It’s the system, and our complacency in that system, that gives racism its power, not individual intent. Without that white supremacist system, we’d just have a bunch of assholes yelling at each other on a pretty even playing field—and may the best yeller win. But there is no even playing field right now. Over four hundred years of systemic oppression have set large groups of racial minorities at a distinct power disadvantage. If I call a white person a cracker, the worst I can do is ruin their day. If a white person thinks I’m a n*****, the worst they can do is get me fired, arrested, or even killed in a system that thinks the same—and has the resources to act on it.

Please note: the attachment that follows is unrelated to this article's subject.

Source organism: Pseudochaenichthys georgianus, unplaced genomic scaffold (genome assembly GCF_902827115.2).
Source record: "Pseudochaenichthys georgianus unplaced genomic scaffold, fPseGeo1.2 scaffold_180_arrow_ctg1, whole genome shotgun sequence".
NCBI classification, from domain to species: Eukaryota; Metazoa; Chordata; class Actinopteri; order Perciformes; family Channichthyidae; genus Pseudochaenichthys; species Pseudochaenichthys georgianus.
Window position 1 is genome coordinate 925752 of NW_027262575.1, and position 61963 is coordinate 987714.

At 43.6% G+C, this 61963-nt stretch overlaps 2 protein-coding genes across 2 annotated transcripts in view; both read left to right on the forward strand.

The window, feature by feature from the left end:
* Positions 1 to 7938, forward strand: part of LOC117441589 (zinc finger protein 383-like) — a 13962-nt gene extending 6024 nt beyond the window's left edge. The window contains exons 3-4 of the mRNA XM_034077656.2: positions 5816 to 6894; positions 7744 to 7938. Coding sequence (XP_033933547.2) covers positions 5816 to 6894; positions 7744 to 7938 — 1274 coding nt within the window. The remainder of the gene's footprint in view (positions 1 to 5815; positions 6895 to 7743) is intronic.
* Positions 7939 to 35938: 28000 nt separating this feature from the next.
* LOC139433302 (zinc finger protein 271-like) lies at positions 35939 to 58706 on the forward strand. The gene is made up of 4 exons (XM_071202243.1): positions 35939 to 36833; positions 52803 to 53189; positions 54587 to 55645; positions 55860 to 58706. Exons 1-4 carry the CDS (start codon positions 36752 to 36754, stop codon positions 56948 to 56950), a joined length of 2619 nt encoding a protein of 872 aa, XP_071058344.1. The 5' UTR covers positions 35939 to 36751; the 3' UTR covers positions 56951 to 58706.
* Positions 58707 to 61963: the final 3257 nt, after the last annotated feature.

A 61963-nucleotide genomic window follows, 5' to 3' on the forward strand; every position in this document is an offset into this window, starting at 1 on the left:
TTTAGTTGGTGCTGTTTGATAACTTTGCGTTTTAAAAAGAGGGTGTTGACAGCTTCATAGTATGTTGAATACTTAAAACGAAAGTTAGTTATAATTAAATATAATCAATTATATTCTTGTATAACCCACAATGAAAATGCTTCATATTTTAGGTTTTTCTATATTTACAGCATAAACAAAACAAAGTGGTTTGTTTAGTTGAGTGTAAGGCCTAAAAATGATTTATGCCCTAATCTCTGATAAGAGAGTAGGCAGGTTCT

As Rabbi Sandra said, “You are either racist or anti-racist. Those are the two choices. The latter meaning you are working everyday either emotionally or physically to dismantle the racism that we all have been taught since day one in the United States.”

Which brings us full circle, to the understanding that the first place we have to dismantle the racism we have all been taught is within ourselves.

So I’m sorry. Not for being white—I don’t think anyone should apologize for the color of their skin. What I am sorry for is every way in which I have absorbed, embodied, been ignorant to, reflected, and amplified the racism around me. I pledge to do better.